How Put Options Work
Put options are the opposite of call options. For U.S.-style options, a put options contract gives the buyer the right to sell the underlying asset at a set price at any time up to the expiration date. Buyers of European-style options may exercise the option—sell the underlying—only on the expiration date.
Here, the strike price is the predetermined price at which a put buyer can sell the underlying asset. For example, the buyer of a stock put option with a strike price of $10 can use the option to sell that stock at $10 before the option expires.
*It is only worthwhile for the put buyer to exercise their option (and require the put writer/seller to buy the stock from them at the strike price) if the current price of the underlying is below the strike price. For example, if the stock is trading at $11 on the stock market, it is not worthwhile for the put option buyer to exercise their option to sell the stock at $10 because they can sell it for a higher price on the market.

What the Put Buyer Gets

The put buyer has the right to sell a stock at the strike price for a set amount of time. For that right, the put buyer pays a premium. If the price of the underlying moves below the strike price, the option will be in-the-money (it will have intrinsic value). The buyer can sell the option for a profit (this is what many put buyers do) or exercise the option (sell the shares).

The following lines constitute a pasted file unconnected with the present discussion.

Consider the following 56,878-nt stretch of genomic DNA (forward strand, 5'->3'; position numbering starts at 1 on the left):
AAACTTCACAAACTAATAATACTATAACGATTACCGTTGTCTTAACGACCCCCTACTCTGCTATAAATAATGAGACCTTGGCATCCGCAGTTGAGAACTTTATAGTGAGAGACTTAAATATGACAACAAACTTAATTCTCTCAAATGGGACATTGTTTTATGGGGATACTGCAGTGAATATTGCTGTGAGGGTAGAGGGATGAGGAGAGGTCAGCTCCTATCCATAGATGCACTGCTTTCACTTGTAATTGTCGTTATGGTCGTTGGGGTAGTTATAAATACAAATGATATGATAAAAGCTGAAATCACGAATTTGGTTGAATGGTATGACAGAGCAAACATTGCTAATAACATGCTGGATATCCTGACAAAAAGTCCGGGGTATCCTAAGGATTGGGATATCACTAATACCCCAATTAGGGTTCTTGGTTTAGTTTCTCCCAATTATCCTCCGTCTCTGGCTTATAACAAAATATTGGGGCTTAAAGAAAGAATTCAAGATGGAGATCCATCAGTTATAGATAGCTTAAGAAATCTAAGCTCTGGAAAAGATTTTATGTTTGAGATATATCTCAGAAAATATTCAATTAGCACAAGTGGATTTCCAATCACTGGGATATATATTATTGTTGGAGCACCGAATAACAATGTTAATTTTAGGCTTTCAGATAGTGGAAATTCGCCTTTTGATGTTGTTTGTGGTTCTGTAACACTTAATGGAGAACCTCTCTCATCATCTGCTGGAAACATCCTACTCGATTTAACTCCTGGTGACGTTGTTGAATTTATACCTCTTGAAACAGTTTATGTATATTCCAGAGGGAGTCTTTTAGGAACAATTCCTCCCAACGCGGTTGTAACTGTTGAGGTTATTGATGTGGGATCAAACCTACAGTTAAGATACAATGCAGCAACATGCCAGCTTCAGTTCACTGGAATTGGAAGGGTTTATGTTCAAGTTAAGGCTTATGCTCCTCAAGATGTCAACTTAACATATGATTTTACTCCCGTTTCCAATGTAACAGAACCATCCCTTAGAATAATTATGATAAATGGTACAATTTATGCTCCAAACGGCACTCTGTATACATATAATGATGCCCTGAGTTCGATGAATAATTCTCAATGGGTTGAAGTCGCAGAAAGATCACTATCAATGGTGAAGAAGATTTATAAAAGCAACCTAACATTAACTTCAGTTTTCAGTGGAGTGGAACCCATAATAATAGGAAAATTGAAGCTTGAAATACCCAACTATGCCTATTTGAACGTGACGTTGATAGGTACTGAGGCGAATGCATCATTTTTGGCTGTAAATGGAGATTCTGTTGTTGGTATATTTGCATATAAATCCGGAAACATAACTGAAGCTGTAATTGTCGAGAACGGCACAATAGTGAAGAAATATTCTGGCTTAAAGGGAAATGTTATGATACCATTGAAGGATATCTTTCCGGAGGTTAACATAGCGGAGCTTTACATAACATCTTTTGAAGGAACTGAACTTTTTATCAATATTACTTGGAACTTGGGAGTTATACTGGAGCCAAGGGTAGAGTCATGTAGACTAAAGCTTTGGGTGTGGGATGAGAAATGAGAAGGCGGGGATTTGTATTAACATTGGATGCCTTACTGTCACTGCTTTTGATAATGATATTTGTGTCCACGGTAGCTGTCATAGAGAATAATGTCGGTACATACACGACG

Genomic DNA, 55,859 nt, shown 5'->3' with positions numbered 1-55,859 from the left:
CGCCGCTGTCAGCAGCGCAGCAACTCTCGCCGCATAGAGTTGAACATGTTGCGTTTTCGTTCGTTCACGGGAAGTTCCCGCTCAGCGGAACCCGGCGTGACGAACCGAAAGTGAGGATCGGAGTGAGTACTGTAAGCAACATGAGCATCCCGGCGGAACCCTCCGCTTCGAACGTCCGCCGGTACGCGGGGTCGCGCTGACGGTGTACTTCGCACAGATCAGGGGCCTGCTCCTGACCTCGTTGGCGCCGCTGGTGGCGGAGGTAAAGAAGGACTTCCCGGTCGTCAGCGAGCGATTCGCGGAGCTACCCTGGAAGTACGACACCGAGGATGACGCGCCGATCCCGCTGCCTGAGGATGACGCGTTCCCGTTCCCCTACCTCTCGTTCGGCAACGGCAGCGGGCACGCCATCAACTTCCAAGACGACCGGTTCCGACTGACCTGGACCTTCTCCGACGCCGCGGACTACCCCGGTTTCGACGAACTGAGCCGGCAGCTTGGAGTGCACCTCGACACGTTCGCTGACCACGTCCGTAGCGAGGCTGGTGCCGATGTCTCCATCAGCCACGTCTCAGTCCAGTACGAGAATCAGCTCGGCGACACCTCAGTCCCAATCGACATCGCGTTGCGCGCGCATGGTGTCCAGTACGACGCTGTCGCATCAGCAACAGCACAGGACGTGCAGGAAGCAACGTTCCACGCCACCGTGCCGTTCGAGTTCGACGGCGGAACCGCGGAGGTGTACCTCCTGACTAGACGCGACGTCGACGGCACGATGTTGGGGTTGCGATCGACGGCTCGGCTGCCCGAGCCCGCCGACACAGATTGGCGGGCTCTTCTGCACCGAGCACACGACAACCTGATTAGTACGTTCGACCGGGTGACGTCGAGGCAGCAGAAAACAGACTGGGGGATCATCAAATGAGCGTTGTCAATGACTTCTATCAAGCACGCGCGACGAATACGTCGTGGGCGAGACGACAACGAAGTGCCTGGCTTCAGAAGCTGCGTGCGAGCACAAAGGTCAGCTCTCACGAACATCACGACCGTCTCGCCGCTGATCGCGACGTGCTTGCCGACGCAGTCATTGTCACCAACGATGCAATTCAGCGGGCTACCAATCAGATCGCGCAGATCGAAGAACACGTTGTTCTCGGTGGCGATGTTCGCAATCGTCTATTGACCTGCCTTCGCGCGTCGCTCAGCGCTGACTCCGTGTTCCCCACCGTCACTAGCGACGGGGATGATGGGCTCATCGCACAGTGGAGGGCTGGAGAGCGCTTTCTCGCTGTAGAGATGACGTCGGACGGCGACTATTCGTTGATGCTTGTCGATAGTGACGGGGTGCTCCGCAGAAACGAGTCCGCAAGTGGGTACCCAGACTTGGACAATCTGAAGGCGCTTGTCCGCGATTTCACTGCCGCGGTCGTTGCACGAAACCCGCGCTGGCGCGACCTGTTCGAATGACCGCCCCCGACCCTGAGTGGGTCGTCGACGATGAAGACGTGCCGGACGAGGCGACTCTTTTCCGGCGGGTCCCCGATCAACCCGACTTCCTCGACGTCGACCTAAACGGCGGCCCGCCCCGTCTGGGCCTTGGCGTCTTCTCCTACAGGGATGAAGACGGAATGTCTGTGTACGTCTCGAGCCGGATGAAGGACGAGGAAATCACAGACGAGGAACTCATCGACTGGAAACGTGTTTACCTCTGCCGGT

What the Put Seller Gets

The put seller, or writer, receives the premium. Writing put options is a way to generate income. However, the income from writing a put option is limited to the premium, while a put buyer can continue to maximize profit until the stock goes to zero.
Last modified 7mo ago
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